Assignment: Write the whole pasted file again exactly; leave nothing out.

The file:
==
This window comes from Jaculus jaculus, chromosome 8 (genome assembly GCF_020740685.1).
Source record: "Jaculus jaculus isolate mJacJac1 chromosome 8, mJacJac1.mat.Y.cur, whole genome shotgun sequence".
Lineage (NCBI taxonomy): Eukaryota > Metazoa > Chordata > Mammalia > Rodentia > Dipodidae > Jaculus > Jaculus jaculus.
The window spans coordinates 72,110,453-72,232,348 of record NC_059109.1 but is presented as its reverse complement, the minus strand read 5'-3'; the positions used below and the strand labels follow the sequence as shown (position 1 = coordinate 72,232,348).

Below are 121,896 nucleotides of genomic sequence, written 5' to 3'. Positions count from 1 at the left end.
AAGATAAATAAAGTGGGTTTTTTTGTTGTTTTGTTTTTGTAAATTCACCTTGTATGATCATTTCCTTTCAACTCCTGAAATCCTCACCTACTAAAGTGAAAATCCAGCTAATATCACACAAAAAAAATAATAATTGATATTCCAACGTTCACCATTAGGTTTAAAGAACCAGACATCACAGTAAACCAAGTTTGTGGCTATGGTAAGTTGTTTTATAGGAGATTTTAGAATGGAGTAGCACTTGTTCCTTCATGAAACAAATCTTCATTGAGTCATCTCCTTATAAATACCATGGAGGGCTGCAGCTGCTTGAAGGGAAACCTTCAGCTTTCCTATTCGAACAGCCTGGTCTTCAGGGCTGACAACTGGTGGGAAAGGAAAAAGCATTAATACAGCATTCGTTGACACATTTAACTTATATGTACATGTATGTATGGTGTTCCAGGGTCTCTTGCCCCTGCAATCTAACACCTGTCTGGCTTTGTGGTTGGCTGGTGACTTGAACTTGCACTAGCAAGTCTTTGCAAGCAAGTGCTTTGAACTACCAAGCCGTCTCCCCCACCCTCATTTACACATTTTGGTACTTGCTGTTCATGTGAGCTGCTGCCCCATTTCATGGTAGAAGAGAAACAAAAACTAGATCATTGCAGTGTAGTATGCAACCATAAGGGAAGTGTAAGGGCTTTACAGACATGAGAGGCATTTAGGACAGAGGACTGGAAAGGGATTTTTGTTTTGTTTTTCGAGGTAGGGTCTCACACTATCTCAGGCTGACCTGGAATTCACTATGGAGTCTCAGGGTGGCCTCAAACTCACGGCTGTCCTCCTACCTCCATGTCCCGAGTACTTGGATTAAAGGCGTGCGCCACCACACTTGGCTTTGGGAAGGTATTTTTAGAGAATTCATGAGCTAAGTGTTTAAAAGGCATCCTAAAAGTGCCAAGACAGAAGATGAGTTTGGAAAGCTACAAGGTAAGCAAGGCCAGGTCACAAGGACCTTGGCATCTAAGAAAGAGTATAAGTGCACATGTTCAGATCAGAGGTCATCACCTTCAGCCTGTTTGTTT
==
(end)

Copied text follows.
This window comes from Jaculus jaculus, chromosome 8 (genome assembly GCF_020740685.1).
Source record: "Jaculus jaculus isolate mJacJac1 chromosome 8, mJacJac1.mat.Y.cur, whole genome shotgun sequence".
Lineage (NCBI taxonomy): Eukaryota > Metazoa > Chordata > Mammalia > Rodentia > Dipodidae > Jaculus > Jaculus jaculus.
The window spans coordinates 72,110,453-72,232,348 of record NC_059109.1 but is presented as its reverse complement, the minus strand read 5'-3'; the positions used below and the strand labels follow the sequence as shown (position 1 = coordinate 72,232,348).

Below are 121,896 nucleotides of genomic sequence, written 5' to 3'. Positions count from 1 at the left end.
AAGATAAATAAAGTGGGTTTTTTTGTTGTTTTGTTTTTGTAAATTCACCTTGTATGATCATTTCCTTTCAACTCCTGAAATCCTCACCTACTAAAGTGAAAATCCAGCTAATATCACACAAAAAAAATAATAATTGATATTCCAACGTTCACCATTAGGTTTAAAGAACCAGACATCACAGTAAACCAAGTTTGTGGCTATGGTAAGTTGTTTTATAGGAGATTTTAGAATGGAGTAGCACTTGTTCCTTCATGAAACAAATCTTCATTGAGTCATCTCCTTATAAATACCATGGAGGGCTGCAGCTGCTTGAAGGGAAACCTTCAGCTTTCCTATTCGAACAGCCTGGTCTTCAGGGCTGACAACTGGTGGGAAAGGAAAAAGCATTAATACAGCATTCGTTGACACATTTAACTTATATGTACATGTATGTATGGTGTTCCAGGGTCTCTTGCCCCTGCAATCTAACACCTGTCTGGCTTTGTGGTTGGCTGGTGACTTGAACTTGCACTAGCAAGTCTTTGCAAGCAAGTGCTTTGAACTACCAAGCCGTCTCCCCCACCCTCATTTACACATTTTGGTACTTGCTGTTCATGTGAGCTGCTGCCCCATTTCATGGTAGAAGAGAAACAAAAACTAGATCATTGCAGTGTAGTATGCAACCATAAGGGAAGTGTAAGGGCTTTACAGACATGAGAGGCATTTAGGACAGAGGACTGGAAAGGGATTTTTGTTTTGTTTTTCGAGGTAGGGTCTCACACTATCTCAGGCTGACCTGGAATTCACTATGGAGTCTCAGGGTGGCCTCAAACTCACGGCTGTCCTCCTACCTCCATGTCCCGAGTACTTGGATTAAAGGCGTGCGCCACCACACTTGGCTTTGGGAAGGTATTTTTAGAGAATTCATGAGCTAAGTGTTTAAAAGGCATCCTAAAAGTGCCAAGACAGAAGATGAGTTTGGAAAGCTACAAGGTAAGCAAGGCCAGGTCACAAGGACCTTGGCATCTAAGAAAGAGTATAAGTGCACATGTTCAGATCAGAGGTCATCACCTTCAGCCTGTTTGTTT